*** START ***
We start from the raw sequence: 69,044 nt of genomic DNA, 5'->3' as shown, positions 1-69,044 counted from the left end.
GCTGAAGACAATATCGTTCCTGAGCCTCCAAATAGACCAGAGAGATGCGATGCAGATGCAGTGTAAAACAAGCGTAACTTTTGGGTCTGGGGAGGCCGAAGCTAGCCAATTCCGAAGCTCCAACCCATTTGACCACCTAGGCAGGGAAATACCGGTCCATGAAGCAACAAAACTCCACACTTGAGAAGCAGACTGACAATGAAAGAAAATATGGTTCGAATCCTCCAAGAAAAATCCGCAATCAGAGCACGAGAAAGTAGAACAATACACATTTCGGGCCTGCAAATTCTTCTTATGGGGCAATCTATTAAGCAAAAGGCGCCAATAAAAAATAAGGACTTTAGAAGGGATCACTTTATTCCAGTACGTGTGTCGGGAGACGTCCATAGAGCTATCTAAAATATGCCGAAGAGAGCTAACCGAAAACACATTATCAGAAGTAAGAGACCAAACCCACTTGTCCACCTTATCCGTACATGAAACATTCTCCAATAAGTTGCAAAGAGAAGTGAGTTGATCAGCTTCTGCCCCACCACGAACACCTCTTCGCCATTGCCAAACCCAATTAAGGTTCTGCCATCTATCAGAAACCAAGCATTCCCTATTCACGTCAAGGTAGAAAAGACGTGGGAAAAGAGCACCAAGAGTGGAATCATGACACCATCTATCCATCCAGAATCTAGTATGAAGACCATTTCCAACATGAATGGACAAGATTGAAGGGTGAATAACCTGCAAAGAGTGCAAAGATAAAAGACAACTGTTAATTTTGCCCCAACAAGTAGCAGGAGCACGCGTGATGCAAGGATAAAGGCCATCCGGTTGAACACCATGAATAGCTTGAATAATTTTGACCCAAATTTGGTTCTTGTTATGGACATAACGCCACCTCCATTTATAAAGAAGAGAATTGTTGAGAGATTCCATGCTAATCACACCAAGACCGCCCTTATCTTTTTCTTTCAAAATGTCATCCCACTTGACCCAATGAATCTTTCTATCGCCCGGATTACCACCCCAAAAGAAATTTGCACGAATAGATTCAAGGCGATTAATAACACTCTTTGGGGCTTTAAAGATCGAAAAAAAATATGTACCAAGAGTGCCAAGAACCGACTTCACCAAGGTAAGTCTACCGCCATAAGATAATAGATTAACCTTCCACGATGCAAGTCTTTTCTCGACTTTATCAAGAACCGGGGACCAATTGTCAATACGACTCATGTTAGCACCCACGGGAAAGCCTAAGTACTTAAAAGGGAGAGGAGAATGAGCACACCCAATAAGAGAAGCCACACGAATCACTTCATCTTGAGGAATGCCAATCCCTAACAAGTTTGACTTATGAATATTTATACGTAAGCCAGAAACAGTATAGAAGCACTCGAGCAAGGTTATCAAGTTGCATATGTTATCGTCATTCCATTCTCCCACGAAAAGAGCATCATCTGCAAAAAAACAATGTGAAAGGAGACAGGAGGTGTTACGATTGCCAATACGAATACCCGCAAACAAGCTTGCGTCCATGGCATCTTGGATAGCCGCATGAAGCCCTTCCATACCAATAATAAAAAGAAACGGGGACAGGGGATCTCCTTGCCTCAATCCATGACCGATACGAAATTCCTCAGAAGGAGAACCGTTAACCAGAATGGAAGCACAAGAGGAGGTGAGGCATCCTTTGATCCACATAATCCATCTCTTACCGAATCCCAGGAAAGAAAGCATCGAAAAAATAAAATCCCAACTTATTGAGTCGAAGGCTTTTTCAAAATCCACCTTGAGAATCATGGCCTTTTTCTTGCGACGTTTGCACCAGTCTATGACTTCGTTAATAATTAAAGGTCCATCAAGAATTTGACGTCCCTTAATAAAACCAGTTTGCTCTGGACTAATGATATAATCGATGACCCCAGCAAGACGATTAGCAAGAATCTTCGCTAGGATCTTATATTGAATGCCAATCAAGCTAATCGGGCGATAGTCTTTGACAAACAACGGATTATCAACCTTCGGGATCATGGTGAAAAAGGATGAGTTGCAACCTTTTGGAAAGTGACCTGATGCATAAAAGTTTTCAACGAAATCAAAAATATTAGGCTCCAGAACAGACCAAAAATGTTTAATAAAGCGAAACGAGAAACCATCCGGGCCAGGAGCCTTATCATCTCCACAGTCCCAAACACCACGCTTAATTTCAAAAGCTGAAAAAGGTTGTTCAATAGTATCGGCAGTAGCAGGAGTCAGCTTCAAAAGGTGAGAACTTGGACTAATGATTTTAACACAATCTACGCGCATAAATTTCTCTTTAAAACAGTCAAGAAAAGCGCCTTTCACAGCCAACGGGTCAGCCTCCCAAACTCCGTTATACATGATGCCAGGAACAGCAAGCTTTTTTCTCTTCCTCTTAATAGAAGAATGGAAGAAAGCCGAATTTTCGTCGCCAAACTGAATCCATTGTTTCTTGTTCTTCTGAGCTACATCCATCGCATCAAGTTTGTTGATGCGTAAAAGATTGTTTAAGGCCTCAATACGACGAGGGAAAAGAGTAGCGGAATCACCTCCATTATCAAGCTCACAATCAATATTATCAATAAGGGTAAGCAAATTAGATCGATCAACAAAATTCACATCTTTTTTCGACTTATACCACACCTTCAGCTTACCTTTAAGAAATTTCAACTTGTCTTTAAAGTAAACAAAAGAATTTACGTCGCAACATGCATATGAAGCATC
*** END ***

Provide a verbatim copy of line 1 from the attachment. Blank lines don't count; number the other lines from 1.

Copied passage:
We start from the raw sequence: 69,044 nt of genomic DNA, 5'->3' as shown, positions 1-69,044 counted from the left end.